ERIC Number: EJ698912
Record Type: Journal
Publication Date: 2005-Jul
Reference Count: N/A
A Randomized, Placebo-Controlled Study of Once-Daily Atomoxetine in the School Setting in Children with ADHD
Weiss, Margaret; Tannock, Rosemary; Kratochvil, Christopher; Dunn, David; Velez-Borras, Jesus; Thomason, Christine; Tamura, Roy; Kelsey, Douglas; Stevens, Linda; Allen, Albert J.
Journal of the American Academy of Child and Adolescent Psychiatry, v44 n7 p647-655 Jul 2005
Objective: Five studies have demonstrated the effectiveness of atomoxetine compared with placebo in reducing symptoms of attention-deficit/hyperactivity disorder (ADHD) based on parent reports. The primary objective of this clinical trial was to assess the efficacy of once-daily atomoxetine compared with placebo using teacher reports. Method: One hundred fifty-three patients aged 8-12 years were randomly assigned to receive once-daily atomoxetine or placebo in a 2:1 ratio for 7 weeks. ADHD symptoms at school were primarily assessed by baseline-to-endpoint change on the Attention-Deficit/Hyperactivity Disorder Rating Scale-IV-Teacher Version: Investigator administered and scored (ADHDRS-IV-Teacher:Inv) as rated by investigators using teacher reports. Results: ADHDRS-IV-Teacher:Inv total scores were significantly lower for children treated with atomoxetine compared with those treated with placebo (p = .001). Similar results were observed for the inattentive (p = .016) and hyperactive/impulsive (p is less than .001) ADHDRS-IV-Teacher:Inv subscales, the clinician-rated Clinical Global Impressions severity scale (p = .001), the Conners Global Index-Teacher scale (p = .008), and the Conners Parent Rating Scale-Revised: Short Form ADHD Index T-Score (p is less than .001). Discontinuations due to adverse events were low in both groups (atomoxetine 5.9%, placebo 0%, p = .096). Conclusions: This study extends previous results based on parent reports showing that once-daily administration of atomoxetine is safe and effective in improving ADHD symptoms in children and demonstrates that outcomes at school are similar when symptoms are reported by teachers.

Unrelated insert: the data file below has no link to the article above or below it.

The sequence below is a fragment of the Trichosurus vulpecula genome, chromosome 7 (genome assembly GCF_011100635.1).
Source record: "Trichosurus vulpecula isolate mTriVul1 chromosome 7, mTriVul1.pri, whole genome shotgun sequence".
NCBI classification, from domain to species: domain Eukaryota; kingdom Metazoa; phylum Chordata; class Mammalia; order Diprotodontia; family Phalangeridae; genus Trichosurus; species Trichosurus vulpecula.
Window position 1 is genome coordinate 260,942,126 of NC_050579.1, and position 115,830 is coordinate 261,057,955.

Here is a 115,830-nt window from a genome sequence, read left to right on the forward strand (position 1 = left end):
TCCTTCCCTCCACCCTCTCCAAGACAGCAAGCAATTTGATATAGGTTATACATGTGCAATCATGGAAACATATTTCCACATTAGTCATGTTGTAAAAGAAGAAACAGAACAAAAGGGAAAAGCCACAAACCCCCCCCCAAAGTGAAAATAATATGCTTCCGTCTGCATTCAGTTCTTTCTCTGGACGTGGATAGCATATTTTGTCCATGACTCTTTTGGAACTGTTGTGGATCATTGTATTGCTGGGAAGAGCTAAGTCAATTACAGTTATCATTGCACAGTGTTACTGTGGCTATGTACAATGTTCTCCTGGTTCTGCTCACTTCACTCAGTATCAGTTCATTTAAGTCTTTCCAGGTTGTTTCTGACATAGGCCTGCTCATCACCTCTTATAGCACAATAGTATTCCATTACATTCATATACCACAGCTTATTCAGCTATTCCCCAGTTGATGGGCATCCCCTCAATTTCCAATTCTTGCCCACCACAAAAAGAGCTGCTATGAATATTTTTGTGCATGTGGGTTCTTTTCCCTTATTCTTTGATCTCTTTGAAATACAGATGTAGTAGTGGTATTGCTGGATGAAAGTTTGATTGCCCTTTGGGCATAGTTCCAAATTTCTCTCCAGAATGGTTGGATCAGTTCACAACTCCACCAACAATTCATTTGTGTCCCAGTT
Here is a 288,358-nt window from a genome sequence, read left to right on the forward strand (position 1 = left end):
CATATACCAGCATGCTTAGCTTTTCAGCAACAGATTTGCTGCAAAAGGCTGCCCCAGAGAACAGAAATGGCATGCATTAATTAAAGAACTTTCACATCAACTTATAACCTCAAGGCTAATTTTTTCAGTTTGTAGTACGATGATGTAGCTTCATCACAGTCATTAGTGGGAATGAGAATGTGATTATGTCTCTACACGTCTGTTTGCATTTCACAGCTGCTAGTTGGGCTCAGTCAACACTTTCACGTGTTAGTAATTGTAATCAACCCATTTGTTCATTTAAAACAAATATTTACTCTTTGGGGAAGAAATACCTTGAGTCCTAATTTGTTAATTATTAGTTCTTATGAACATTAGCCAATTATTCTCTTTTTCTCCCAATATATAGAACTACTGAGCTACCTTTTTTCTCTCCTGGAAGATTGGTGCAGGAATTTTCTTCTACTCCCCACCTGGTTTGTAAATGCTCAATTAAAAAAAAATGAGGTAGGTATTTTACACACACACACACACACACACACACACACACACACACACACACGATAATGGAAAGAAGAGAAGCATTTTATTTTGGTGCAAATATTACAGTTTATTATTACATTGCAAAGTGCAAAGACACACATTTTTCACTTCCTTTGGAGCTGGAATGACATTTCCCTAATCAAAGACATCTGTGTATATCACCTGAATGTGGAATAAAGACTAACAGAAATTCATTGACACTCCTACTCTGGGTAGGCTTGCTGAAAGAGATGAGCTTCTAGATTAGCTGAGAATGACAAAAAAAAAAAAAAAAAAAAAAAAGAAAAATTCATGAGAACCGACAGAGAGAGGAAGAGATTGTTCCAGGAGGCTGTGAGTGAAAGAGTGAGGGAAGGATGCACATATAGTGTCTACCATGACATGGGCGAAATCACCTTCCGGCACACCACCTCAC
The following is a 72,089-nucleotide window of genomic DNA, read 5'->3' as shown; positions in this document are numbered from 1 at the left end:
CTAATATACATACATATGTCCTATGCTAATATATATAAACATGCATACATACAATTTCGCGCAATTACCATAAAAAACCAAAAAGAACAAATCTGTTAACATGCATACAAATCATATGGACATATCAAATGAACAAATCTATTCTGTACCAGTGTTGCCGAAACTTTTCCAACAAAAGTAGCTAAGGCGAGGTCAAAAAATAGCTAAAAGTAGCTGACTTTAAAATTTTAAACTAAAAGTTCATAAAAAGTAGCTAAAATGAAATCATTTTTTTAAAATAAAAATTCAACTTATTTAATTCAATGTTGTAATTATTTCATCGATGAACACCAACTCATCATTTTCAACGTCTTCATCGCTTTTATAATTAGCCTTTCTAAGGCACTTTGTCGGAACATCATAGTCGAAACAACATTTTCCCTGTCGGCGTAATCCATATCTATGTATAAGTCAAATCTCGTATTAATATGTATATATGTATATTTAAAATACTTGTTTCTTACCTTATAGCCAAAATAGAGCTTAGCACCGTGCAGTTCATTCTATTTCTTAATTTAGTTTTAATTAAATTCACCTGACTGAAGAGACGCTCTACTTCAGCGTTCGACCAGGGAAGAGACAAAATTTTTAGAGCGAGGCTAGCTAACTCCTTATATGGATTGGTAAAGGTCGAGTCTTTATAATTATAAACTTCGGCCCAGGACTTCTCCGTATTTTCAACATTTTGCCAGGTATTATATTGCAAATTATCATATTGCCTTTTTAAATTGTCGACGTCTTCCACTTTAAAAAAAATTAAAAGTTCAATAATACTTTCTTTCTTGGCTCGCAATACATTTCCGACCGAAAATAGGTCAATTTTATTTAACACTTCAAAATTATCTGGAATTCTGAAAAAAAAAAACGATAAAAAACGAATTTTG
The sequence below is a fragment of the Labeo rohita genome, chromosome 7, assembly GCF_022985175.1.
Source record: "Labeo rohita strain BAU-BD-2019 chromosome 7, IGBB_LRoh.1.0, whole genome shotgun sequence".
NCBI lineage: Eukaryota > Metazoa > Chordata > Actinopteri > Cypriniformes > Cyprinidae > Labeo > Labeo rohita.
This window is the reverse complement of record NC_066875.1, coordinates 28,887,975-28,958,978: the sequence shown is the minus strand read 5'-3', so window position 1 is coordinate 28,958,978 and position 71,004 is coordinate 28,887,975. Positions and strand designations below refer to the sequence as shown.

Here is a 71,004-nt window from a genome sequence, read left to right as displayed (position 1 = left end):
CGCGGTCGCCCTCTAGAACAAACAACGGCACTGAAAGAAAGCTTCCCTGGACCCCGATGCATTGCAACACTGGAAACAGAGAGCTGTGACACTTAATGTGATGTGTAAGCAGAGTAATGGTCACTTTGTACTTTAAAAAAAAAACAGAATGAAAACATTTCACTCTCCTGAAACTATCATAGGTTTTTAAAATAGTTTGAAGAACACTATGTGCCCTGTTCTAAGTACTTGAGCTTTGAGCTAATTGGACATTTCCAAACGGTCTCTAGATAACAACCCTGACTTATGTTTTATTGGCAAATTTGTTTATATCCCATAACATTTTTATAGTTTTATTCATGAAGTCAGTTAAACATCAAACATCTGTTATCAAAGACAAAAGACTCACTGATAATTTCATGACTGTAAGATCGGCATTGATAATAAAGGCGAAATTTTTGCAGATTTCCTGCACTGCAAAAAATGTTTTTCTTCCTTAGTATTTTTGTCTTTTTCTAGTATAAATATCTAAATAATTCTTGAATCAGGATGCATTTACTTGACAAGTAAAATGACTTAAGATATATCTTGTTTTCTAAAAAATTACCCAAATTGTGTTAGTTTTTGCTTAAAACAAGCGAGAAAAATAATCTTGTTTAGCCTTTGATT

Descriptors: Measures (Individuals), Symptoms (Individual Disorders), Student Behavior, Hyperactivity, Attention Deficit Disorders, Drug Therapy, Children, Attention Span, Teacher Attitudes, Behavior Change
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Publication Type: Journal Articles; Reports - Research
Education Level: N/A
Authoring Institution: N/A